Glenmorangie is known for taking its typical highland of sweet honey, citrus and floral to play with different casks, particularly finishes, to create a different profile. The Duthac is one such variant – using a combination ex PX Sherry and Virgin Oak. Originally launched for travel retail, it was named after St Duthac who ‘rests’ near the distillery.
And what did the Whisky Ladies think?
Glenmorangie The Duthac 43%
- Nose – Grape, initially quite restrained then heavy caramel, some clove, sweet spices, vanilla.. after the 1st sip the aromas shifted to plum skin, apricots, butterscotch
- Palate – One remarked how it “crackled on the tongue” with the 1st sip then settled into a “typical” Glenmorangie – sweet, lightly fruity, honey, sweet spices with mild candied ginger
- Finish – Slightly bitter, sits there with a linear yet solid quality
- Water – Did absolutely nothing significant initially then a remarkable thing happened – the finish took on a distinctive watered down “Thumbs Up” (desi cola) taste!
Overall it was pronounced a terrific party whisky. After time, it settled into a yummy pudding pie or creme brûlée. Nothing exceptionally distinctive yet nothing challenging or off-putting. Nice, easy dram for more sociable occasions.
What do the folks at Glenmorangie have to say?
- Aroma: Seductive aromas of pear, toffee apple, Brazil nuts in toffee, with an underlying spicy note, some toasty oak. With a splash of water, some creamy vanilla fudge is encountered, along with the classic Sherry cask note of linseed oil.
- Taste: Mouth-filling flavours of milk chocolate, toffee, Brazil nuts, leather and some aniseed. The spiciness is definite, but gentle, with hints of ginger and clove.
- Finish: The aftertaste once again reminds drinkers that this is a Glenmorangie, with vanilla, apricots in cream and some almond marzipan.
What did the Whisky Ladies sample in our night of Highland Hijinks?
Other Glenmorangie sampled over the years….
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Our May 2015 tasting session featured whiskies from three countries – USA, Scotland and Ireland. We found the quality and appeal of this trio extreme from ‘disaster – do yourself a favour and don’t buy!’ (Hudson) to ‘decent but disappointing’ (Deanston) and utter ‘delight’ with “More! Please sir may I have some more!’ (Teeling)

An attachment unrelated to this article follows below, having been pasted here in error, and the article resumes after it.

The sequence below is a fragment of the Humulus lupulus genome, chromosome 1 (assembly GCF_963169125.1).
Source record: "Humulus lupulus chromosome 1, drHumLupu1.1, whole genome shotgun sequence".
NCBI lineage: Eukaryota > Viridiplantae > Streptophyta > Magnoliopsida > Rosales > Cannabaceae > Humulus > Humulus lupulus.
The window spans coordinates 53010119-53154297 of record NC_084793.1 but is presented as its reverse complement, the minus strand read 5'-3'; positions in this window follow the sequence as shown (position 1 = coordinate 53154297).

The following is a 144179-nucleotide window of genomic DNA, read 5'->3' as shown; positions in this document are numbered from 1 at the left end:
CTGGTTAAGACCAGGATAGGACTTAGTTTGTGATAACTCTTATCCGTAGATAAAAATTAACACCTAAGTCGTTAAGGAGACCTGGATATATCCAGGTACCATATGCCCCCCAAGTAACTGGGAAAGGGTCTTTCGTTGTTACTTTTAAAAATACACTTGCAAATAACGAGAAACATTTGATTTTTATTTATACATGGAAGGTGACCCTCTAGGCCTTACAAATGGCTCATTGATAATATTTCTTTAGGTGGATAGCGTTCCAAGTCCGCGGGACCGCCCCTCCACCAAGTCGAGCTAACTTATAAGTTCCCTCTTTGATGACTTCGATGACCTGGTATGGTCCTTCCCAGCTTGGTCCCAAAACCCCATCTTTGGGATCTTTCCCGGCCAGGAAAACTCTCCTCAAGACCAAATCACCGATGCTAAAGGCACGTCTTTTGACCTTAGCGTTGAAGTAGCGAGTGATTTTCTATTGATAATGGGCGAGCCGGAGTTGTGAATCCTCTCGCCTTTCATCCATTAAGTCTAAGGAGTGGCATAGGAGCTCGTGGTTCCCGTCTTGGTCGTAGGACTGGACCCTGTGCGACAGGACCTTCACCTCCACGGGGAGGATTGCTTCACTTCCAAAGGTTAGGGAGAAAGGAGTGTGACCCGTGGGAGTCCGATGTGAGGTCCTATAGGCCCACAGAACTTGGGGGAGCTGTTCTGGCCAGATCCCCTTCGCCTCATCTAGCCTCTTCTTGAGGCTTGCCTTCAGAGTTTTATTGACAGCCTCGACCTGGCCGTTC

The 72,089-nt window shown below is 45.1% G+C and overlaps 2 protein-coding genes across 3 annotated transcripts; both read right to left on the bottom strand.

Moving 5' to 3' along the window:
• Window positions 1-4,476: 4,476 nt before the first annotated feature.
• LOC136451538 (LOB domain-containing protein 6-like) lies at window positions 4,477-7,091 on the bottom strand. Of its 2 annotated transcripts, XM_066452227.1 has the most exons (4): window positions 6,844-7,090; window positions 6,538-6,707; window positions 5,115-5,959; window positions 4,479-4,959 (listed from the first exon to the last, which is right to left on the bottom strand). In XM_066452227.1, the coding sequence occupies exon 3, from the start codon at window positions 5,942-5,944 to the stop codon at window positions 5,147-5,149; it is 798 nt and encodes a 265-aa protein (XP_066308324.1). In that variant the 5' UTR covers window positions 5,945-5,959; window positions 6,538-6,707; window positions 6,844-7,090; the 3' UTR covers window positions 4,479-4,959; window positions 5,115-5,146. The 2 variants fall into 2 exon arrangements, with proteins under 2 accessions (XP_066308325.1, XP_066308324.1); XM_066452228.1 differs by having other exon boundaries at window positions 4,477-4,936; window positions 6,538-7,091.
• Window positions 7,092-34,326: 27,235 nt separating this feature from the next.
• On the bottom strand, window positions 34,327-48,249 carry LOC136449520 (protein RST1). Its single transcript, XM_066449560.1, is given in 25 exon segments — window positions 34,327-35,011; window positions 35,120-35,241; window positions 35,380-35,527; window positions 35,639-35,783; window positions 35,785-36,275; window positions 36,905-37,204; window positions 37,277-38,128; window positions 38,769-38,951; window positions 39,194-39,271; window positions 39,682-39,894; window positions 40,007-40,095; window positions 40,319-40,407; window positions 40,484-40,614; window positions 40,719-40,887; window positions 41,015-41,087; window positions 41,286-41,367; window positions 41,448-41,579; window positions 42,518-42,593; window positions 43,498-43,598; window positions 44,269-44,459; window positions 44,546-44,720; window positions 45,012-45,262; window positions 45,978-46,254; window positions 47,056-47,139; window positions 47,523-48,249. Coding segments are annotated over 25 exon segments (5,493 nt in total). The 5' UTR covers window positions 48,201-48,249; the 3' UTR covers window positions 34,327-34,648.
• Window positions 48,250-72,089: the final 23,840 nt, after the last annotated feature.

The Scottish whisky was one sampled previously and earlier a favourite of our host. As always, we tasted blind so would not be influenced by anything other than the immediate whisky experience.
Deanston NAS 46.3% (Whisky Lady)
Deanston Virgin Oak NAS 46.3%
- Colour – Light straw
- Nose – Initially quite fruity with lime and vanilla, as it warms up, has a french lemony sweet aftershave kind of quality – think Brut! The overall sense even before the 1st sip is that of a young, fresh, delicate whisky. After the 1st sip, whiff of crunchy green apples, nutmeg, strong honey
- Taste – A fizzy tingly on the tongue, warm yet alas narry a hint of complexity, most found it a bit bland
- Finish – Limited and sweet
- Water – Nope! Don’t go there. Even diluting with only a few drops makes it simply too weak and waters down the light nose
- Immediate reactions – “OK but… maybe a good whisky for people who don’t drink whisky.” Ouch! Honestly, while there was nothing wrong with the whisky, it just somehow didn’t quite strike a strong chord. A few more descriptions bandied about were “bland” and “insipid.”
With more time to breath…
- I used the lacklustre initial impression as an opportunity to see how it would fare after oxidating for 20 – 30 mins or so. Unlike the Nikka Takesturu 17 year or Chichibu French Oak Cask, I strongly suspected the Deanston would not improve with more time to breathe
- Sure enough, a half hour later found the nose had dramatically changed to a pronounced sour curd – not in a pleasant way – with none of the initial fruity citrus sweet
- On the palate? Remained decent but yes… bland
Our host shared:
“I first bought Deanston 10 years ago and it was excellent! Then my next bottle was about five years ago and it was so so. This one? (sigh)… Disappointing”
I was curious about how this compared with our previous Deanston experiences, so I dug out our sampling records:
- Deanston 46.3% in April 2012 – I missed this tasting session but another member noted how “We liked the bitter chocolate”
- Deanston 12 year in June 2013 – For this one, we found “Nuanced nose with over ripe fruit, sweet and spicy on the palate, lovely finish with a hint of spice that slowly dissipated. Delightful!”
The label provides no indication of the year the whisky was bottled, so it is difficult to say whether the whisky or our tastes have changed so dramatically over the years. The only detail it does share is that it is finished in virgin oak casks and is un-chill filtered. I suspect the virgin oak element was what didn’t meet our collective palate.
Deanston up close… (Whisky Lady)
In fairness, this isn’t such a bad dram… Unfortunately it just isn’t one that stands out. I’m a firm believer that whisky preferences are highly personal and it all depends on what appeals to your palate. Even though it clearly wasn’t the favourite of the evening, it was one whisky we could pinpoint as ‘Deanston’ even before the reveal. Which means something somewhere has registered as being distinctly ‘Deanston.’ Perhaps in a different mood, setting or a different set of expectations, it would shine more.
What others say:
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